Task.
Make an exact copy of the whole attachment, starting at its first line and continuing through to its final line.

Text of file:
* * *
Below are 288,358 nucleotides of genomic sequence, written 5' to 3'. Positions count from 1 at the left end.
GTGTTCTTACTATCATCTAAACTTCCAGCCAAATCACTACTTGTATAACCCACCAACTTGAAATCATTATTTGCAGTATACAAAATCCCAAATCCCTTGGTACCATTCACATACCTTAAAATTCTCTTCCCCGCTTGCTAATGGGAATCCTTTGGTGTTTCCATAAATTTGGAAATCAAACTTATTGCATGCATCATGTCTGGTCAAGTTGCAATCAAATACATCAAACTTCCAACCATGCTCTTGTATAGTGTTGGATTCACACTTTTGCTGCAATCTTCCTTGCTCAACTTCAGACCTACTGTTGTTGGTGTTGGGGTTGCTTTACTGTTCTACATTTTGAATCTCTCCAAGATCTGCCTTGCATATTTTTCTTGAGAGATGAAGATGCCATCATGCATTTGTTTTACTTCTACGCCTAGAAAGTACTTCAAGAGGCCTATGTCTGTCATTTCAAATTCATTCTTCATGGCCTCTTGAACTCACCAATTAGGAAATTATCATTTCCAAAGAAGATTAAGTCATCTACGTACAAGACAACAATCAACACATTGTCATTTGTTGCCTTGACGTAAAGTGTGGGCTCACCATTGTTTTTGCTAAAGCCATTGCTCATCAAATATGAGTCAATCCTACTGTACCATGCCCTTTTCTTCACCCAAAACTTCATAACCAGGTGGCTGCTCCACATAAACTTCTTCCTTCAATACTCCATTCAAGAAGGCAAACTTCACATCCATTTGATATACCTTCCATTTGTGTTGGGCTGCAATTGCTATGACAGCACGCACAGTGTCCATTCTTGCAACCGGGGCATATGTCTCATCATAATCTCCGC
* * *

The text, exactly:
Below are 288,358 nucleotides of genomic sequence, written 5' to 3'. Positions count from 1 at the left end.
GTGTTCTTACTATCATCTAAACTTCCAGCCAAATCACTACTTGTATAACCCACCAACTTGAAATCATTATTTGCAGTATACAAAATCCCAAATCCCTTGGTACCATTCACATACCTTAAAATTCTCTTCCCCGCTTGCTAATGGGAATCCTTTGGTGTTTCCATAAATTTGGAAATCAAACTTATTGCATGCATCATGTCTGGTCAAGTTGCAATCAAATACATCAAACTTCCAACCATGCTCTTGTATAGTGTTGGATTCACACTTTTGCTGCAATCTTCCTTGCTCAACTTCAGACCTACTGTTGTTGGTGTTGGGGTTGCTTTACTGTTCTACATTTTGAATCTCTCCAAGATCTGCCTTGCATATTTTTCTTGAGAGATGAAGATGCCATCATGCATTTGTTTTACTTCTACGCCTAGAAAGTACTTCAAGAGGCCTATGTCTGTCATTTCAAATTCATTCTTCATGGCCTCTTGAACTCACCAATTAGGAAATTATCATTTCCAAAGAAGATTAAGTCATCTACGTACAAGACAACAATCAACACATTGTCATTTGTTGCCTTGACGTAAAGTGTGGGCTCACCATTGTTTTTGCTAAAGCCATTGCTCATCAAATATGAGTCAATCCTACTGTACCATGCCCTTTTCTTCACCCAAAACTTCATAACCAGGTGGCTGCTCCACATAAACTTCTTCCTTCAATACTCCATTCAAGAAGGCAAACTTCACATCCATTTGATATACCTTCCATTTGTGTTGGGCTGCAATTGCTATGACAGCACGCACAGTGTCCATTCTTGCAACCGGGGCATATGTCTCATCATAATCTCCGC